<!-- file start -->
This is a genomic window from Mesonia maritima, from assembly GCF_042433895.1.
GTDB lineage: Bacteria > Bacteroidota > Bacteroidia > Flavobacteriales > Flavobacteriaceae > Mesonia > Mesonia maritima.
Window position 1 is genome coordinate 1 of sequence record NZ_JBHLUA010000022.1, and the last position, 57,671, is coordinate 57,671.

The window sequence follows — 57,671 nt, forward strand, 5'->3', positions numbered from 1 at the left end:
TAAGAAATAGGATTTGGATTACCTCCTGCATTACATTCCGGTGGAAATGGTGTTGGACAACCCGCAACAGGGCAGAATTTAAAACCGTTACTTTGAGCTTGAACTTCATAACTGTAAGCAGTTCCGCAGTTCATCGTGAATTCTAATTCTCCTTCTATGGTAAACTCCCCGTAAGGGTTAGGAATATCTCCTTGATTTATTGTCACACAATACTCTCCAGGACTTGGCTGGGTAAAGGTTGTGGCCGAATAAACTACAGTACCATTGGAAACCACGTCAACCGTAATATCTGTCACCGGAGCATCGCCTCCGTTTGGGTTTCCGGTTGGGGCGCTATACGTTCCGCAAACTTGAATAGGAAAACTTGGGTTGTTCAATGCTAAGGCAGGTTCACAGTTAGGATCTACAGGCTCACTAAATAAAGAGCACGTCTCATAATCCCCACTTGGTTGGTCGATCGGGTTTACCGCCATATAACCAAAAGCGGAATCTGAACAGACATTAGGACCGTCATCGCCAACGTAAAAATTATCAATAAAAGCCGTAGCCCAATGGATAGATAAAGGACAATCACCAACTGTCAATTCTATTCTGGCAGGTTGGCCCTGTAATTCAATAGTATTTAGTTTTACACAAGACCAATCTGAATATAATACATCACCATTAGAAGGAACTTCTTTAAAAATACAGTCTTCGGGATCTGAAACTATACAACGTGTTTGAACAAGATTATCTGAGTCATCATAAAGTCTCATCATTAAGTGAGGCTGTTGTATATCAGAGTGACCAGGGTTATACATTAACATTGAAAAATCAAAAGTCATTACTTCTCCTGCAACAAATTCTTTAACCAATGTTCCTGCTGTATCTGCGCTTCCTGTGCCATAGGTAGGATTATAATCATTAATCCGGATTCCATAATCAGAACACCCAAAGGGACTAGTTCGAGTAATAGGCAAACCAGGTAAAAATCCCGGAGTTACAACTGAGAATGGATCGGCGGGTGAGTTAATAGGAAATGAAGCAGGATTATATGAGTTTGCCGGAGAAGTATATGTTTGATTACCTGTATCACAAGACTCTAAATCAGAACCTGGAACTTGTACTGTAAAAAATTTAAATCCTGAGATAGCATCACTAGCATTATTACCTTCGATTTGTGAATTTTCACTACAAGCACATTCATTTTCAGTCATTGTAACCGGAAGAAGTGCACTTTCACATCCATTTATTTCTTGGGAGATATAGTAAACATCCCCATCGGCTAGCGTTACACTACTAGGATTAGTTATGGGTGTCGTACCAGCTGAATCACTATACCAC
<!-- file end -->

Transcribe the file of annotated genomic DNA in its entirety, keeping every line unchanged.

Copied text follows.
This is a genomic window from Mesonia maritima, from assembly GCF_042433895.1.
GTDB lineage: Bacteria > Bacteroidota > Bacteroidia > Flavobacteriales > Flavobacteriaceae > Mesonia > Mesonia maritima.
Window position 1 is genome coordinate 1 of sequence record NZ_JBHLUA010000022.1, and the last position, 57,671, is coordinate 57,671.

The window sequence follows — 57,671 nt, forward strand, 5'->3', positions numbered from 1 at the left end:
TAAGAAATAGGATTTGGATTACCTCCTGCATTACATTCCGGTGGAAATGGTGTTGGACAACCCGCAACAGGGCAGAATTTAAAACCGTTACTTTGAGCTTGAACTTCATAACTGTAAGCAGTTCCGCAGTTCATCGTGAATTCTAATTCTCCTTCTATGGTAAACTCCCCGTAAGGGTTAGGAATATCTCCTTGATTTATTGTCACACAATACTCTCCAGGACTTGGCTGGGTAAAGGTTGTGGCCGAATAAACTACAGTACCATTGGAAACCACGTCAACCGTAATATCTGTCACCGGAGCATCGCCTCCGTTTGGGTTTCCGGTTGGGGCGCTATACGTTCCGCAAACTTGAATAGGAAAACTTGGGTTGTTCAATGCTAAGGCAGGTTCACAGTTAGGATCTACAGGCTCACTAAATAAAGAGCACGTCTCATAATCCCCACTTGGTTGGTCGATCGGGTTTACCGCCATATAACCAAAAGCGGAATCTGAACAGACATTAGGACCGTCATCGCCAACGTAAAAATTATCAATAAAAGCCGTAGCCCAATGGATAGATAAAGGACAATCACCAACTGTCAATTCTATTCTGGCAGGTTGGCCCTGTAATTCAATAGTATTTAGTTTTACACAAGACCAATCTGAATATAATACATCACCATTAGAAGGAACTTCTTTAAAAATACAGTCTTCGGGATCTGAAACTATACAACGTGTTTGAACAAGATTATCTGAGTCATCATAAAGTCTCATCATTAAGTGAGGCTGTTGTATATCAGAGTGACCAGGGTTATACATTAACATTGAAAAATCAAAAGTCATTACTTCTCCTGCAACAAATTCTTTAACCAATGTTCCTGCTGTATCTGCGCTTCCTGTGCCATAGGTAGGATTATAATCATTAATCCGGATTCCATAATCAGAACACCCAAAGGGACTAGTTCGAGTAATAGGCAAACCAGGTAAAAATCCCGGAGTTACAACTGAGAATGGATCGGCGGGTGAGTTAATAGGAAATGAAGCAGGATTATATGAGTTTGCCGGAGAAGTATATGTTTGATTACCTGTATCACAAGACTCTAAATCAGAACCTGGAACTTGTACTGTAAAAAATTTAAATCCTGAGATAGCATCACTAGCATTATTACCTTCGATTTGTGAATTTTCACTACAAGCACATTCATTTTCAGTCATTGTAACCGGAAGAAGTGCACTTTCACATCCATTTATTTCTTGGGAGATATAGTAAACATCCCCATCGGCTAGCGTTACACTACTAGGATTAGTTATGGGTGTCGTACCAGCTGAATCACTATACCAC